In my attempt to create stability, I found myself teetering between feeling more ungrounded than ever, but also more alive than ever. Some days, I faced tough emotions and big questions around identity, purpose and path…and just plain exhaustion. There were days where the last thing I felt like doing was putting oil on my body and meditating. My eyes would roll back whenever I heard anyone mention the words self-care. Then there were moments of blissful expanding awareness that brought more joy, insight and growth than any yoga class could have brought me. Now, still in the midst of it all, I’m getting to witness community come together to support each other, create new systems and grow through the difficulties. I’m having profound conversations around social change, collective realities and ways to change the narrative around us. What lies ahead is still a mystery to me. I don’t know what tomorrow will bring (do we ever?), but I know it feels good to be here and to be so fully alive. And even though my daily practice doesn’t look like a perfected checklist of self-care rituals right now, I’m learning that self-care runs so much deeper than superficial layers of our skin, muscles and bones. I’m learning lessons of grace, patience and surrender in this process. I’m learning how to walk into the unknown and still breath deeply as I put one foot in front of the other. It’s raw, and it’s real.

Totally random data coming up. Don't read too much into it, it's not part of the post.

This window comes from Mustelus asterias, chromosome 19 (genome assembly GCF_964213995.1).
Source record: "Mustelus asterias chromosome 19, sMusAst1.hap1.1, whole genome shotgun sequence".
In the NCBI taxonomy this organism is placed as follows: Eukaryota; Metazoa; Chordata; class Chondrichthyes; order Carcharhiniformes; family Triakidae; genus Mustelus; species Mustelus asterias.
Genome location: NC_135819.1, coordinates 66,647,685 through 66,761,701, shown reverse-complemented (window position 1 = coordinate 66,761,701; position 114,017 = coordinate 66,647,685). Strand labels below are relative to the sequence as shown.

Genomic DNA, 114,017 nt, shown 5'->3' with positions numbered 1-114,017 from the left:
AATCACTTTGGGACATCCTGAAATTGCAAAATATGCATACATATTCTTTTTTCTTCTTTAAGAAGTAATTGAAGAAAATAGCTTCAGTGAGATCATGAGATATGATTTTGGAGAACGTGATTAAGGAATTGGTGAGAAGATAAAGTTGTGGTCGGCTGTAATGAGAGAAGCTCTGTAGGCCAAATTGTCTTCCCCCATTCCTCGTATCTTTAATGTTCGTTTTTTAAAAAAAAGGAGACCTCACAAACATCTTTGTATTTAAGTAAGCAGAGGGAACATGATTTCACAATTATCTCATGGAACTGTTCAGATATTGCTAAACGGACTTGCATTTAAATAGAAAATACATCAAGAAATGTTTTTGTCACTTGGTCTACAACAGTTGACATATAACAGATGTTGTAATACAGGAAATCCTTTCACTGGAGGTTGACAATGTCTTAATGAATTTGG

So what does all this have to do with an immunity soup? To tie this together, how we choose to show up for ourselves is the practice. Whether it’s choosing foods that are nourishing, grounding and supportive in times when your body and mind are stressed (like my favorite feel better green soup recipe below), or whether it’s choosing to look at your deeper emotional needs and how you’ll meet them in intention and aligned action…it’s really no different. One impacts the other, and they support each other hand-in-hand. How you choose to show up for your body and mind shapes how you relate to the world around you and your role in it. Be gentle with yourself and choose wisely.
NOURISHING IMMUNITY SOUP
2 hearty tablespoons of ghee
1 leek, ends trimmed, quartered & finely chopped
1-inch fresh ginger, minced
4 cloves garlic, minced
12 fresh shiitake mushrooms, stems removed & roughly chopped
4 medium red potatoes, cubed
4 quarts of water
1 bunch dandelion greens, ends trimmed & roughly chopped
1 bunch parsley, ends trimmed & roughly chopped
1 bunch cilantro, ends trimmed & roughly chopped
2 cups fresh greens (spinach, chard or kale), roughly chopped
1 tbsp white miso paste
1 lemon, juiced
salt & pepper, to taste
In a large soup pot, heat the ghee on medium heat until melted. First, add the leeks and allow to cook for 1-2 minutes until lightly tender. Next, reduce the heat to medium-low, then add the ginger and garlic. Heat for another 1-2 minutes, stirring frequently to avoid burning. Add the shiitake mushrooms and heat for another minute to incorporate into the mixture. Once these are lightly golden and fragrant, add the chopped potatoes. Stir to coat in the mixture and cover the pot with a lid. Allow the steam to cook to potatoes, stirring frequently again to avoid burning. After about 5-7 minutes, add the water and bring the heat back up to medium high, until the pot begins to simmer. Simmer for 10 minutes, then reduce back to medium-low and cook for another 30 minutes. If the mixture reduces too much, add more liquid. Next, add all the greens and herbs. Cover with a pot and continue to cook for another 10 minutes. Turn off the burner and stir in the miso paste and lemon juice. Add the salt and fresh cracked black pepper to taste. Cover with lid and allow to sit for another 15 minutes before serving. Before serving, taste again and adjust seasoning as desired. Add fresh chopped herbs when serving.
Makes 4-6 servings